The new neutron diffractometer PEARL at the Reactor Institute Delft opened today. Seventy guests from the international neutron research community watched the counts come in. “It’s hard to overestimate the variety of applications,” one of them said.
On a video link to the reactor hall the audience saw the ‘slab of concrete' that connects the instrument to the reactor’s core. Out fly the neutrons, to be stopped by a shutter. Dr. Lambert van Eijck pointed out to the camera the semicircle of detectors that make up the neutron diffractometer. He then invited RID director Professor Bert Wolterbeek to open the shutter and bombard the sample in the beam with neutrons. Immediately the audience saw peaks growing on the screen. From a slow accumulation of noise, a number of peaks shot up. The audience applauded as the new detector PEARL had clearly sprung alive.
To the initiated, the peaks point out distances between atoms in crystals from the sample. Instead of single crystals, the sample contains a few cubic centimetres of powder. Thanks to a clever method, called the Rietveld refinement, scientist can translate the peaks from the diffractometer into distances between atoms and into the crystal structures that bind them together.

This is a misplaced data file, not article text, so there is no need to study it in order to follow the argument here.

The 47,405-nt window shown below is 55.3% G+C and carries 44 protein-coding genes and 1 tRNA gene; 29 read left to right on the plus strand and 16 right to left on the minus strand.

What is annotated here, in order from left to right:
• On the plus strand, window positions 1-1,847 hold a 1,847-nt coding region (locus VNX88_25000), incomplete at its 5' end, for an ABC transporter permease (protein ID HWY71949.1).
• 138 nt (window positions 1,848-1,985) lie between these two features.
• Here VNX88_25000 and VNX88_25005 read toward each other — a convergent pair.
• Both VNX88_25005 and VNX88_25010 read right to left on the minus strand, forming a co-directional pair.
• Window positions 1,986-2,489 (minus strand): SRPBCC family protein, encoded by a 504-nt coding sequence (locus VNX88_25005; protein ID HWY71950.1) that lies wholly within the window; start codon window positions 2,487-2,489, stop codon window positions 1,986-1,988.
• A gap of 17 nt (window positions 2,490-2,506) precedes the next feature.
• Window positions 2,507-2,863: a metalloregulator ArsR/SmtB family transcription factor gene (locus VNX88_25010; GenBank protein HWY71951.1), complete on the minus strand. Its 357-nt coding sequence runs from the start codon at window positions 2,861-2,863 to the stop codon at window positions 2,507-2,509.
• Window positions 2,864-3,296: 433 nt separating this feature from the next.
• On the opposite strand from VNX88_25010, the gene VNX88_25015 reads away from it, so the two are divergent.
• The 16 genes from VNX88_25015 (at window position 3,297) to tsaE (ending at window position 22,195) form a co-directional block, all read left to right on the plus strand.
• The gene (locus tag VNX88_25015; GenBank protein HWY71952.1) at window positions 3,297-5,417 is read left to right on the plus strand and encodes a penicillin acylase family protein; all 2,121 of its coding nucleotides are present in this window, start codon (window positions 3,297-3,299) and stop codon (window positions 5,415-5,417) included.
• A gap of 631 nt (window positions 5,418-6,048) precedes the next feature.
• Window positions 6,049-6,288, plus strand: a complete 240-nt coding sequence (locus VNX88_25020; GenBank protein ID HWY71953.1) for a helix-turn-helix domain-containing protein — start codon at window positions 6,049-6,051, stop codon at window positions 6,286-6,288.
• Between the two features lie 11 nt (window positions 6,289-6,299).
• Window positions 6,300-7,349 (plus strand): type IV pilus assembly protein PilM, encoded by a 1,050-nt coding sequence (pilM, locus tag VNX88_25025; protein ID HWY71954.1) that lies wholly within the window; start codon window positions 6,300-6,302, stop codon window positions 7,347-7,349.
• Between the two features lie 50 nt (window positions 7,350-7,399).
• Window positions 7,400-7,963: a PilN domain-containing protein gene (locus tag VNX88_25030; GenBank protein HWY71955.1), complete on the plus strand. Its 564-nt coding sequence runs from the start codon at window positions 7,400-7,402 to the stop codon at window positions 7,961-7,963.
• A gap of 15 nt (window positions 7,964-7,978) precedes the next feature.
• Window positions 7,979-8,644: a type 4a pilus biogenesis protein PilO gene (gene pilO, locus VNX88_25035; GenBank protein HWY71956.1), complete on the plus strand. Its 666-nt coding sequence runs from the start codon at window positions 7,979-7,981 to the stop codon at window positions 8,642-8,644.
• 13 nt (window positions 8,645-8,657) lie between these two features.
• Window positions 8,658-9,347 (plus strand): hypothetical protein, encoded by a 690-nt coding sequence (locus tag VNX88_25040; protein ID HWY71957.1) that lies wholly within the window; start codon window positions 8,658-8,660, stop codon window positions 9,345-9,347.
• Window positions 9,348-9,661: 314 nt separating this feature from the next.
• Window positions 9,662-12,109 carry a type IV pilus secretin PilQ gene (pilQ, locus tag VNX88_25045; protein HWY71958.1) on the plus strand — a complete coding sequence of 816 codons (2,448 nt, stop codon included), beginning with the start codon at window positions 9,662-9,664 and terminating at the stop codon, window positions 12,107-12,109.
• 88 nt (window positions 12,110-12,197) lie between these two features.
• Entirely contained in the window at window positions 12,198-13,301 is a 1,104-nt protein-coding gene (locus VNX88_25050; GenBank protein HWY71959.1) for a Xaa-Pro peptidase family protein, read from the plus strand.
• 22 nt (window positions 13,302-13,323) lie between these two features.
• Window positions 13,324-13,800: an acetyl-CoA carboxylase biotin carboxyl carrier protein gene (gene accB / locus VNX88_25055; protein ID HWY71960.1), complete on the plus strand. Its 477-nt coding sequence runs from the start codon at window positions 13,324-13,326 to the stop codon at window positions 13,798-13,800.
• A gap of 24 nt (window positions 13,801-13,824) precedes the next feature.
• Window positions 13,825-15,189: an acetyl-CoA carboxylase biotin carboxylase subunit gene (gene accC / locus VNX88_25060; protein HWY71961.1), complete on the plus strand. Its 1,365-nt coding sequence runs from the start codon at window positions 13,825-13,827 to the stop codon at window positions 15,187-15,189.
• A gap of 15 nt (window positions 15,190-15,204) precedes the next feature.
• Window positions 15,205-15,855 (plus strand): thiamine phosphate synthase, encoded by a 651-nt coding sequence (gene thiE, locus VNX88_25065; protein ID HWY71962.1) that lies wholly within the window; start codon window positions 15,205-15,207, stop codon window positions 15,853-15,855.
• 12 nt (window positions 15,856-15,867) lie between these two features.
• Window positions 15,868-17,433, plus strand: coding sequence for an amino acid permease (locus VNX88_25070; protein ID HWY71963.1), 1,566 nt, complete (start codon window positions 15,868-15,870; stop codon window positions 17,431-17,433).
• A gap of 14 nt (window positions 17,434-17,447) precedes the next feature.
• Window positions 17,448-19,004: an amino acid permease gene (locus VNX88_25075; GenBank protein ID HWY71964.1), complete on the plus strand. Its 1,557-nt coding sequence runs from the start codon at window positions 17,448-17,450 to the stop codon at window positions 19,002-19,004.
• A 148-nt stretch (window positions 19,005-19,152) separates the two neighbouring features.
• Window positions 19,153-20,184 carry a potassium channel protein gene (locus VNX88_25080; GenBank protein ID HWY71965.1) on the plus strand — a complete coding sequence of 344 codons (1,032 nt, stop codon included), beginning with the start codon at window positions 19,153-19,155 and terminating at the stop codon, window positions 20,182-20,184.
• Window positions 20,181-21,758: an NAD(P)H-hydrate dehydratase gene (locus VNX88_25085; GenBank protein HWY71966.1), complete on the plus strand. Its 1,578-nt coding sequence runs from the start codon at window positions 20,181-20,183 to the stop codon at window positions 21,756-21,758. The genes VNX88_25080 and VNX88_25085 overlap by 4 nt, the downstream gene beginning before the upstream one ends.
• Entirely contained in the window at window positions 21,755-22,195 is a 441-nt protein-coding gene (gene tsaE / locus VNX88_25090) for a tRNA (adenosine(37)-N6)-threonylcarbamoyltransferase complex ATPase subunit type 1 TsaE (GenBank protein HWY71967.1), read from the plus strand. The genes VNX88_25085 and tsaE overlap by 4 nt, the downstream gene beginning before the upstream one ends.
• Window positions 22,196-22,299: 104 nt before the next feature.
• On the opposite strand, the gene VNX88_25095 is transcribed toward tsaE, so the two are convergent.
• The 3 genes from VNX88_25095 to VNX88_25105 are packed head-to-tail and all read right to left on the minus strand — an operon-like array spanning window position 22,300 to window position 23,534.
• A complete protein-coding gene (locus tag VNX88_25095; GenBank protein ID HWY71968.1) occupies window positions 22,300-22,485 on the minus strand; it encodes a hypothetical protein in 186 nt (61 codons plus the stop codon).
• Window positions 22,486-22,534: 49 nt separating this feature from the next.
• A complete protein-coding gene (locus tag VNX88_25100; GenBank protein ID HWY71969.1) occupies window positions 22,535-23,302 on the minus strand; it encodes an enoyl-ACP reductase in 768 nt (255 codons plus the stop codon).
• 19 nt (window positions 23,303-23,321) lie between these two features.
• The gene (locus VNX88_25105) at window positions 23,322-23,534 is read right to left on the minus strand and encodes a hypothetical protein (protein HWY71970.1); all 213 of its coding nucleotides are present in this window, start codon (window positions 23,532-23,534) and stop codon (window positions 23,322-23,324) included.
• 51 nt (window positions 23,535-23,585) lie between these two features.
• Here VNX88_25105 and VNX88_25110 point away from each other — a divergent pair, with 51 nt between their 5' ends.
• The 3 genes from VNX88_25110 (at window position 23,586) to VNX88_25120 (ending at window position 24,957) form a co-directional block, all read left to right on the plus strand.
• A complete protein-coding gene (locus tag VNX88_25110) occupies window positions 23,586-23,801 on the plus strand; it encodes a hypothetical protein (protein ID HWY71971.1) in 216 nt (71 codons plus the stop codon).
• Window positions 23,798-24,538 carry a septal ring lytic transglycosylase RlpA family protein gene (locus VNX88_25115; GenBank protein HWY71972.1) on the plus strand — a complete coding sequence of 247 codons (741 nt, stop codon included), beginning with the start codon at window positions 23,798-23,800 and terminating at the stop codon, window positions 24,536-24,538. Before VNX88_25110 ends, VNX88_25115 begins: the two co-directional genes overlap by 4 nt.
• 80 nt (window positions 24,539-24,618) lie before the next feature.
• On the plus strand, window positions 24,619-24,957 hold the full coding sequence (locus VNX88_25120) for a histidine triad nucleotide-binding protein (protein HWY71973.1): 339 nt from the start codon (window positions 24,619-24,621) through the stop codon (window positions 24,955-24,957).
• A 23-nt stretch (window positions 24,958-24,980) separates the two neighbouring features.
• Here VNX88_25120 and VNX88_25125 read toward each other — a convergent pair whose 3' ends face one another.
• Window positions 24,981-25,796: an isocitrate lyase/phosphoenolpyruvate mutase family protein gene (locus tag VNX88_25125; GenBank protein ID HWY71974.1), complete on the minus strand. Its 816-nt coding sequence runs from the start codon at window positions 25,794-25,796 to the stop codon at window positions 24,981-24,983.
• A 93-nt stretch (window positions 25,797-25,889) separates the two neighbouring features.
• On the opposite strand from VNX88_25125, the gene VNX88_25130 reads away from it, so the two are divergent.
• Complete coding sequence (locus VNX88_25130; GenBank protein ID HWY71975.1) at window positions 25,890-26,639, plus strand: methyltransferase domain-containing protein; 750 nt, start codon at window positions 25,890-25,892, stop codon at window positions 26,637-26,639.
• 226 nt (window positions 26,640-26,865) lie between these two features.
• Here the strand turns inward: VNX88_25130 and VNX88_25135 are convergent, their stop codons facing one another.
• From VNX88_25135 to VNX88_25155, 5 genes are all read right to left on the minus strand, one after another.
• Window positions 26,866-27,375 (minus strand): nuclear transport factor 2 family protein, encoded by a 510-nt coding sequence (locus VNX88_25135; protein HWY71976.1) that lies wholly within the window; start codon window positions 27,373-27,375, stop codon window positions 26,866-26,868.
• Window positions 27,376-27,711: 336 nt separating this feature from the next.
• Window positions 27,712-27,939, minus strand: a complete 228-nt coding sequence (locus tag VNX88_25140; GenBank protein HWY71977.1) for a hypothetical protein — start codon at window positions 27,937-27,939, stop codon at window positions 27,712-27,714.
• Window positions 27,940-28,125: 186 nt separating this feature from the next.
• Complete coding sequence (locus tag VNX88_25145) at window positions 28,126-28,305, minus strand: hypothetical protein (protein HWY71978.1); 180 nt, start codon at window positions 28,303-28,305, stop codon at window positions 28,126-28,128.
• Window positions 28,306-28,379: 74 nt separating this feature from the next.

Knowledge of crystal structures can hardly be overstated. It is needed in material science and research into new materials for hydrogen storage, fuel cells, magnetic cooling and lithium batteries as well as pharmaceuticals, turbine blades and catalysts.
Several scientists described the iterative way they work with the instrument. Out comes a profile of the matter under study. The scientists set up a molecular model that fits the profile and make improvements in the molecule to improve the performance. With the improved materials they then return to the diffractometer to check the structure. This iterative process allows them to adjust material properties to best fit their purpose.
The nearest facilities for neutron powder diffraction used to be in Oxford, Paris or Grenoble. Now scientists can make use of the PEARL facility at the Reactor Institute Delft. Despite the lower reactor power (2 megawatts) the instrument compares well to the larger facilities, said Van Eijck who has built the instrument over the last five years. He also added that he was still working on reducing the background radiation.
The day was closed with a dinner for chief technology officers from several large companies who are interested in the possibilities that neutron powder diffraction offers. Professor Katia Pappas, who initiated the instrument seven years ago, said she looked forward to setting up joint research programmes, rather than plainly renting out the facility.